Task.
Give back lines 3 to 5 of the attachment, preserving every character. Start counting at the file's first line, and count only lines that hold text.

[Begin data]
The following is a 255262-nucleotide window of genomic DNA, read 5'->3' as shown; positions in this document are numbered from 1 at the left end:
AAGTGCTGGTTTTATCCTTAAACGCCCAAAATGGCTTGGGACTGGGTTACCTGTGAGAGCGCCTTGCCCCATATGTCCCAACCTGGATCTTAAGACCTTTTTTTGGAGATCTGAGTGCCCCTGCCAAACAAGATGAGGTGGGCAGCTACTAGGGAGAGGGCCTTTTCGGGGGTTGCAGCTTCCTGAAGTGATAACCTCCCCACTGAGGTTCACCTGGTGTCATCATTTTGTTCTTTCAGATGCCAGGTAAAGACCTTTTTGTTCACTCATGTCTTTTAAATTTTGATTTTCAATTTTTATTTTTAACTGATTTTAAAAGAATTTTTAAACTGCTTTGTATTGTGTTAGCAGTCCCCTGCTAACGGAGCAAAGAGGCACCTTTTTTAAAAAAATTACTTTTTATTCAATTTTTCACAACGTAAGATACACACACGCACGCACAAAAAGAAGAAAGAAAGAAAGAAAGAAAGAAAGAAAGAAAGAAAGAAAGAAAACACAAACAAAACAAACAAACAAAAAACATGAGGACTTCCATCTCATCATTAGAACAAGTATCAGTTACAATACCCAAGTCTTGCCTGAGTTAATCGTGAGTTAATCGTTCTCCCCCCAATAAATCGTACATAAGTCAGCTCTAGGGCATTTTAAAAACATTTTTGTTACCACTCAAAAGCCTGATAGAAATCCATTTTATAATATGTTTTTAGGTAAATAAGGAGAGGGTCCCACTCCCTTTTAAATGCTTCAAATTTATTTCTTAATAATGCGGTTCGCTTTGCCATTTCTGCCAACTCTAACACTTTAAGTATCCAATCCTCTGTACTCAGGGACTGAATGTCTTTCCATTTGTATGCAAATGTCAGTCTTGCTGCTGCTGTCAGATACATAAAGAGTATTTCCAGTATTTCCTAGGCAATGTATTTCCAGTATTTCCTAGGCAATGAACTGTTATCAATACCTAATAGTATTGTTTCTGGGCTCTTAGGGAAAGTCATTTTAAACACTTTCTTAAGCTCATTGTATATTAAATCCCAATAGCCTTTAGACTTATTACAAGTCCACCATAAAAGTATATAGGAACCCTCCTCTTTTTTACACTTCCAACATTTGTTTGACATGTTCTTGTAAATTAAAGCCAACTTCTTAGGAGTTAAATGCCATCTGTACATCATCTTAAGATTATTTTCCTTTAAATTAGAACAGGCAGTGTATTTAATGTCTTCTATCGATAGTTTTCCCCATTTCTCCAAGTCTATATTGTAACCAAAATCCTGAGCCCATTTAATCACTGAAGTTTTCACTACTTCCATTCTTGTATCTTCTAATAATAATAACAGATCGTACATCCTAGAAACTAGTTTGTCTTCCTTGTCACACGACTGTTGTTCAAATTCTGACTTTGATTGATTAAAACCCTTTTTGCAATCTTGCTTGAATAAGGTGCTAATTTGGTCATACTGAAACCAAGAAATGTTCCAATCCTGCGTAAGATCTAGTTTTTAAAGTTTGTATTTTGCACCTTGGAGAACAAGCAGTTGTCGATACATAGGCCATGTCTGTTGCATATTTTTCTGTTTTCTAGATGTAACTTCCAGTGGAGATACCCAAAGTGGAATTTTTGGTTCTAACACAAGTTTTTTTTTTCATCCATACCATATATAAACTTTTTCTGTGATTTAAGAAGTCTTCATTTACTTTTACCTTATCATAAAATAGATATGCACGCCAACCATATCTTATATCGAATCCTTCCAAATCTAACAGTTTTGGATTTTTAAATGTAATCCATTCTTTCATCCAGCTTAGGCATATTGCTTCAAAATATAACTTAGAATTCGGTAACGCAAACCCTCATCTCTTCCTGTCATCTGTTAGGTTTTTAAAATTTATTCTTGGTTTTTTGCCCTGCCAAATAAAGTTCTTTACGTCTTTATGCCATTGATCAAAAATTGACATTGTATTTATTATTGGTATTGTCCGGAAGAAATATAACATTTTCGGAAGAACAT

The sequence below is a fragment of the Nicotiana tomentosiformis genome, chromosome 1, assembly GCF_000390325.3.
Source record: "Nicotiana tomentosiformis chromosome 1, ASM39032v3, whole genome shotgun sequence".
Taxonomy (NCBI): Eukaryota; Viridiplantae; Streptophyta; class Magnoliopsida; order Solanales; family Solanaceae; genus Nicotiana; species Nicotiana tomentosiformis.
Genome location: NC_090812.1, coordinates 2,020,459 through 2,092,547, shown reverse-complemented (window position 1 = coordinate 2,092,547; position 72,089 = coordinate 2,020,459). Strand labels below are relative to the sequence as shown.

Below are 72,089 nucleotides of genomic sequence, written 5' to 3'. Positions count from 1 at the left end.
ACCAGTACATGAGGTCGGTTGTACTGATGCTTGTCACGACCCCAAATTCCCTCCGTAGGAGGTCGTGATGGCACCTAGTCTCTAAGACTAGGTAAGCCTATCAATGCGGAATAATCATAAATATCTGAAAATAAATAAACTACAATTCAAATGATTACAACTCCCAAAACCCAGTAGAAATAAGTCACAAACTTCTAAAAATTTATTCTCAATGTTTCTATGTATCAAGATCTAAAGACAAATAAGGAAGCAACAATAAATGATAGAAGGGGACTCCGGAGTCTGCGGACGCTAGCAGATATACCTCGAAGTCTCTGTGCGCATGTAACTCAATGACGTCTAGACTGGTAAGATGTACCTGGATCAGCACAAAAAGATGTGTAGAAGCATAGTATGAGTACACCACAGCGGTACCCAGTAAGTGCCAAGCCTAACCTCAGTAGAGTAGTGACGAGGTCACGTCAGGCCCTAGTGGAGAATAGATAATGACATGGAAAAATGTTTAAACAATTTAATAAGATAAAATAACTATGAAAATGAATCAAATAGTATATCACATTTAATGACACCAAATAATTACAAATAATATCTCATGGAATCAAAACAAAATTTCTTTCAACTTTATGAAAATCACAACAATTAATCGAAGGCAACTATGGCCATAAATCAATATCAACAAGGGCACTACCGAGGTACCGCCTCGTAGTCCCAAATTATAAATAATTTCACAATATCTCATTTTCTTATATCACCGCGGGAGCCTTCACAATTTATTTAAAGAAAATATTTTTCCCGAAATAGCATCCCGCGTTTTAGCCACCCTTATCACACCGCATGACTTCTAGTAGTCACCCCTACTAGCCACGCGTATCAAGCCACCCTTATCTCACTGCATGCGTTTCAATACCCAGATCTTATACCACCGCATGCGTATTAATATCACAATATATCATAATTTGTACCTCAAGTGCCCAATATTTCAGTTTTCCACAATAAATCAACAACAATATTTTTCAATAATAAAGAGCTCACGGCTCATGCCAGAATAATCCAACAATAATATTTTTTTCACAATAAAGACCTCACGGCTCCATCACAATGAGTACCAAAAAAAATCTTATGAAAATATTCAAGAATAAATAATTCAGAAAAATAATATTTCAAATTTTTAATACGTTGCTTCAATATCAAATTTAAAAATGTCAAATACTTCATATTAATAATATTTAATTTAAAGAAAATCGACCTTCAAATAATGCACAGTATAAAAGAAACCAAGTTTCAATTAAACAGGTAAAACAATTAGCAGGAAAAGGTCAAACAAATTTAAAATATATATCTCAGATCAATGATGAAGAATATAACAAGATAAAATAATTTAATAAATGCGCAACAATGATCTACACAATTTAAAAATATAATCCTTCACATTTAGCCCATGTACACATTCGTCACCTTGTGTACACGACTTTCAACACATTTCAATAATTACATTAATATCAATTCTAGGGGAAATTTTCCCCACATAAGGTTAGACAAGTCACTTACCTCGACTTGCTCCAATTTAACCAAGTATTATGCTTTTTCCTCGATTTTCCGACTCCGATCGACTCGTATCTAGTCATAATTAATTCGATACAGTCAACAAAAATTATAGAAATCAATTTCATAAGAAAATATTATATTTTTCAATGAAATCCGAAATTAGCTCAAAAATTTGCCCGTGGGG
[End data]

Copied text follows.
The sequence below is a fragment of the Nicotiana tomentosiformis genome, chromosome 1, assembly GCF_000390325.3.
Source record: "Nicotiana tomentosiformis chromosome 1, ASM39032v3, whole genome shotgun sequence".
Taxonomy (NCBI): Eukaryota; Viridiplantae; Streptophyta; class Magnoliopsida; order Solanales; family Solanaceae; genus Nicotiana; species Nicotiana tomentosiformis.